d-Serine administration provokes lipid oxidation and decreases the antioxidant defenses in rat striatum.
ABSTRACT The present work investigated the effects of intrastriatal administration of d-serine on relevant parameters of oxidative stress in striatum of young rats. d-Serine significantly induced lipid peroxidation, reflected by the significant increase of thiobarbituric acid-reactive substances, and significantly diminished the striatum antioxidant defenses, as verified by a decrease of the levels of reduced glutathione and total antioxidant status. Finally, d-serine inhibited superoxide dismutase activity, without altering the activities of glutathione peroxidase and catalase. In contrast, this d-amino acid did not alter sulfhydryl oxidation, a measure of protein oxidative damage. The present data indicate that d-serine in vivo administration induces lipid oxidative damage and decreases the antioxidant defenses in the striatum of young rats. Therefore, it is presumed that this oxidative stress may be a pathomechanism involved at least in part in the neurological damage found in patients affected by disorders in which d-serine metabolism is compromised, leading to altered concentrations of this d-amino acid.
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ABSTRACT: Inflammation is deleterious for organs with reduced capacity of regeneration, such as the brain. Recently, studies have focused on investigating the therapeutic effects of nonsteroidal anti-inflammatory drugs (NSAIDs) in Alzheimer's disease, Parkinson's disease, Huntington's disease, and multiple sclerosis. Excitotoxicity is the pathological process when receptors for the excitatory neurotransmitter glutamate, such as the N-methyl-D-aspartate (NMDA), receptors are overactivated. This process may be involved in neurodegenerative diseases. D-serine is one of the coagonist of NMDA receptors, and increased levels of D-serine are associated with excitotoxicity. In our study, the potential neuroprotective effects of mefenamic acid, acetaminophen, and naproxen sodium were investigated against D-serine-induced oxidative stress in the rat brain in vitro. To show their potential neuroprotective properties, NSAIDs were incubated with D-serine and reactive oxygen species (ROS), malondialdehyde, and protein carbonyl content of the brain after different treatments were measured. Our results demostrate that NSAIDs used in the present study significantly reduced ROS production, lipid peroxidation, and protein oxidation against D-serine treatment.Drug and Chemical Toxicology 04/2012; 35(4):393-8. DOI:10.3109/01480545.2011.633086 · 1.10 Impact Factor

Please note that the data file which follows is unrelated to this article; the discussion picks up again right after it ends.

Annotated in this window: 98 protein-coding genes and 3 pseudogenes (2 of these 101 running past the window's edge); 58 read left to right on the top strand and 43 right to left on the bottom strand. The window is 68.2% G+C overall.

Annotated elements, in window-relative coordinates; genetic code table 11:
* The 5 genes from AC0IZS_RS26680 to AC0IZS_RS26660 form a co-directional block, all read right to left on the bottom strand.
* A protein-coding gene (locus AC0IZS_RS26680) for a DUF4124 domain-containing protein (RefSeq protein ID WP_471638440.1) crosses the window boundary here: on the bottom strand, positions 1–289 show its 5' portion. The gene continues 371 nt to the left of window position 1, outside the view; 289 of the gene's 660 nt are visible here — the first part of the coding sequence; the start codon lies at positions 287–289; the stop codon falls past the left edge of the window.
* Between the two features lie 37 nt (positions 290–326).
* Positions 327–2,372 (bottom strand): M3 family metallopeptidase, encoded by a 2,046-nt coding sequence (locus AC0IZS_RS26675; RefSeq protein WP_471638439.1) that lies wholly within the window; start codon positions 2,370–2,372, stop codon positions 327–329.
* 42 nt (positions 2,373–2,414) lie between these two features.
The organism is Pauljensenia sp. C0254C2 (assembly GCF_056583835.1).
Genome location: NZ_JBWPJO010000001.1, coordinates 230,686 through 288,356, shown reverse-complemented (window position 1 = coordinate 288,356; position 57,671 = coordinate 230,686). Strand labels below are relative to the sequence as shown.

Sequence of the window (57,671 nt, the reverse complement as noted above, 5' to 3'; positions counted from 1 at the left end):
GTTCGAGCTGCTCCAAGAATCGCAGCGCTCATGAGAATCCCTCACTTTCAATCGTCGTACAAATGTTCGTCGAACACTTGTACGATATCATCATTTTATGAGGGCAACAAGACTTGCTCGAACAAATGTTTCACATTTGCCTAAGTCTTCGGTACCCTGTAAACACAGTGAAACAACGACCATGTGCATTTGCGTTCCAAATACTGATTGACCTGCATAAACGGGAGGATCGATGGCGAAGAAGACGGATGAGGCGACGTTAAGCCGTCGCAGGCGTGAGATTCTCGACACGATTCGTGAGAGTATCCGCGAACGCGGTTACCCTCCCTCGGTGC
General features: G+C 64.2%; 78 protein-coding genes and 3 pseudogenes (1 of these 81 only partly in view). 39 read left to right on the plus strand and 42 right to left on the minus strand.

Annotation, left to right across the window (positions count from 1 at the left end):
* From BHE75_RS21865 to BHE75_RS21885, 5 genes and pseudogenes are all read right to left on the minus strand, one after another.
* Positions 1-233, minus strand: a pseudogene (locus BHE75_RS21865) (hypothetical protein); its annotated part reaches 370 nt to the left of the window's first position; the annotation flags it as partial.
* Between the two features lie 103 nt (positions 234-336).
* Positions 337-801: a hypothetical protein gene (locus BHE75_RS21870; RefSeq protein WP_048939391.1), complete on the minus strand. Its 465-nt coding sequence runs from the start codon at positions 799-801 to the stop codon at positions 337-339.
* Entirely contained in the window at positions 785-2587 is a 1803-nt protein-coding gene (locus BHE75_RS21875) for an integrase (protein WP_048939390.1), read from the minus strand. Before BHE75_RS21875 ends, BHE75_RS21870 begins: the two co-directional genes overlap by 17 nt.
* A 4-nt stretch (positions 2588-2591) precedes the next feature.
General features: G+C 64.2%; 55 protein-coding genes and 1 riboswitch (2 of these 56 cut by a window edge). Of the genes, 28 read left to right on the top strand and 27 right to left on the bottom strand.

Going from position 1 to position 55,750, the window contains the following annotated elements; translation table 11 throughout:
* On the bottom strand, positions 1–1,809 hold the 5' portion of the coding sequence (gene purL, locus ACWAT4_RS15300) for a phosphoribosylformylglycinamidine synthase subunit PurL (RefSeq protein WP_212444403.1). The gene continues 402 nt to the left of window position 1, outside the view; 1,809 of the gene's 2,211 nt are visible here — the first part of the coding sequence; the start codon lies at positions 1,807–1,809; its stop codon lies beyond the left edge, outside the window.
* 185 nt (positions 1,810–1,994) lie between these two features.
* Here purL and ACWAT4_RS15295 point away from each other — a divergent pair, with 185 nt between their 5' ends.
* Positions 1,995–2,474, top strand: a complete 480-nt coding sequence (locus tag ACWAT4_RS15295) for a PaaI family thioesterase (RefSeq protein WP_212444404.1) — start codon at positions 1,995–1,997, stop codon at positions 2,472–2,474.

Article: Reference center spina bifidaAnnals of Physical and Rehabilitation Medicine 10/2011; 54. DOI:10.1016/j.rehab.2011.07.485
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ABSTRACT: Recently, D-serine has been identified as an important NMDA-receptor co-agonist, which might play a role in central nervous system development. We investigated this by studying rat P19 cells, an established model for neuronal and glial differentiation. Our results show that (1) the D-serine synthesizing enzyme serine racemase was expressed upon differentiation, (2) extracellular D-serine concentrations increased upon differentiation, which was inhibited by serine racemase antagonism, and (3) inhibition of D-serine synthesis or prevention of D-serine binding to the NMDA-receptor increased synaptophysin expression and intercellular connections, supporting a role for NMDA-receptor activation by D-serine, synthesized by serine racemase, in shaping synaptogenesis and neuronal circuitry during central nervous system development. In conjunction with recent evidence from literature, we therefore suggest that D-serine deficiency might be responsible for the severe neurological phenotype seen in patients with serine deficiency disorders. In addition, this may provide a pathophysiological mechanism for a role of D-serine deficiency in psychiatric disorders.01/2012; 6:47-53. DOI:10.1007/8904_2011_116